On the other hand, one of my more vivid first memories of moving to Tulsa, after Peace Corps Belize, began about three weeks before my close of service in a Belmopan (capital of Belize) internet café. Cristi, my girlfriend, had sent me an article with several photos of a rusty 1957 Belvedere being unearthed in the very city to which I was moving. The article mentioned Schlitz beer and gasoline in the trunk of the car. I remember having what I can only describe as a combination of three thoughts: "What in the hell am I getting myself into with this move?" and "Yep, this is going to be vastly different from Belize," and a proud "Hey, that's really cool."
In many ways the article and the concept it represented prepared me for reverse culture shock, although I don't think I was fully aware of it at the time. No Belizean would consider burying a new car (or beer; or gasoline) to only dig it up some 50 years later. Not a chance! While I found comfort in the American essence of that idea, it intimidated me.
I think I can relate, I thought as I read.
I've thought often about that article and thus I was delighted to see an entire room devoted to Tulsarama!, the semi-centennial celebration of 1957, and the '57 Belvedere. Some of the entries for the Belvedere contest, where the individual who estimated the city of Tulsa's 2007 population won the car and a $100 savings bond and 50 years of interest, were telling.
While I am no expert on the people of the 1950's compared to today, I can say that because of the advances in technology and the forces of a connecting world, today's layperson may be better able to predict how 50 years from today will manifest itself than our parents and grandparents. But, that's much easier to say today than it is 50 years from now.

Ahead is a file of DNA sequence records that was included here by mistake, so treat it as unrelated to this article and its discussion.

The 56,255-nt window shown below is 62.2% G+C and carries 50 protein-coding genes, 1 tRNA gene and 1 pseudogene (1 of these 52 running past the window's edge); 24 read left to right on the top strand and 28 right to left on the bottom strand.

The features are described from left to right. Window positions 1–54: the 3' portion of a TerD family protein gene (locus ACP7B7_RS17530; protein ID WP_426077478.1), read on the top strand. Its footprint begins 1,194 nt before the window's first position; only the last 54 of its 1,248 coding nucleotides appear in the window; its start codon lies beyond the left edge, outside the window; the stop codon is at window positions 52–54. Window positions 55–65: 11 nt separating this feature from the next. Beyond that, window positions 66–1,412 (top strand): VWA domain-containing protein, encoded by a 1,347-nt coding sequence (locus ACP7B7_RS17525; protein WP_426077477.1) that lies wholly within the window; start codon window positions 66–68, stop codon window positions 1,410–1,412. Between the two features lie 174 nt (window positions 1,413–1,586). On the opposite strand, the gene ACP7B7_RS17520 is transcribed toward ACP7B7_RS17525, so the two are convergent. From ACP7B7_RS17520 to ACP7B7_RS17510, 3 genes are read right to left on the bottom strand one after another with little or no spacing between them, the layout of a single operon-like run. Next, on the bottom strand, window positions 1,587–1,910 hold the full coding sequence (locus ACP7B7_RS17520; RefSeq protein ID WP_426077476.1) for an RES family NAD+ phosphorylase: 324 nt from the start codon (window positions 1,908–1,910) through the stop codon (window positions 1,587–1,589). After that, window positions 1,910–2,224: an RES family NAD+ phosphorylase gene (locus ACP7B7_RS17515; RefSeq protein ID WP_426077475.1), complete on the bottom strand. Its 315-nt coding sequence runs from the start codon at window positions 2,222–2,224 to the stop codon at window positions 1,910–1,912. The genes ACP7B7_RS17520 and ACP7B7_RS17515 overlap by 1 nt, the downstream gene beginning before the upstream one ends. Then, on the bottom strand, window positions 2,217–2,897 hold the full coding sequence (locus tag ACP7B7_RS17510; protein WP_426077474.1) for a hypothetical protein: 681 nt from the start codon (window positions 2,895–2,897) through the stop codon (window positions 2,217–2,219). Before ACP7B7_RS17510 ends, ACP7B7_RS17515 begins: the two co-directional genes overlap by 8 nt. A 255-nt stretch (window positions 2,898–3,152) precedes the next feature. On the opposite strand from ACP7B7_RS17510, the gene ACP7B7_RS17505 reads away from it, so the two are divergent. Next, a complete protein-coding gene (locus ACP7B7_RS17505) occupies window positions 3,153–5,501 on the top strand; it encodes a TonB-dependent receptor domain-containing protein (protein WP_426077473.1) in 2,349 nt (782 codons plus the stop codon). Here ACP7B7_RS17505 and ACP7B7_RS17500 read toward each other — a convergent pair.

Now most contest estimations were reasonable, but there were some that appeared to have a childishly naïve view of their future. For instance, some of the population predictions for the contest were, well, unrealistic. More than one billion people in Tulsa in 2007? Yes, it may seem childish because a child submitted the prediction, but I am not sure. Nevertheless, I found the information fascinating and the community excitement/involvement surrounding the '57 and '07 centennial events to be intoxicating.
Other exhibits at the museum ranged from the history of Tulsa parades to the story of the USS Tulsa to "Skelly Oil to the Five Moons," or five famous "American Indian Ballerinas from Oklahoma" who changed the face of ballet.
I saw everything from Frank Keating's childhood lunchbox to historical cocktail accessories. I learned the three Art Deco stylistic time periods present in Tulsa architecture. And, I was educated on the history of the building that is now the museum. Once known as the Travis Manor, the house was home to families from 1919 until 1997.
The visit only added to my contextual understanding of Tulsa and Oklahoma. Thank you, Tulsa Historical Society.
For those looking to make a day of the Woodward Park area, the Linnaeus Teaching Gardens (several hundred yards northeast of the Historical Society) and Tulsa Garden Center (just north of the Historical Society) open March 3, and the indoor greenhouse between the museum and the Linnaeus Teaching Gardens is open Monday through Friday 7:30am to 2:30pm and Saturday and Sunday 8:30am to 3:30pm. Take a blanket, prepare a picnic, and later stop by the museum, which is open Tue.-Sat., 10am-4pm. For more information, visit tulsahistory.org.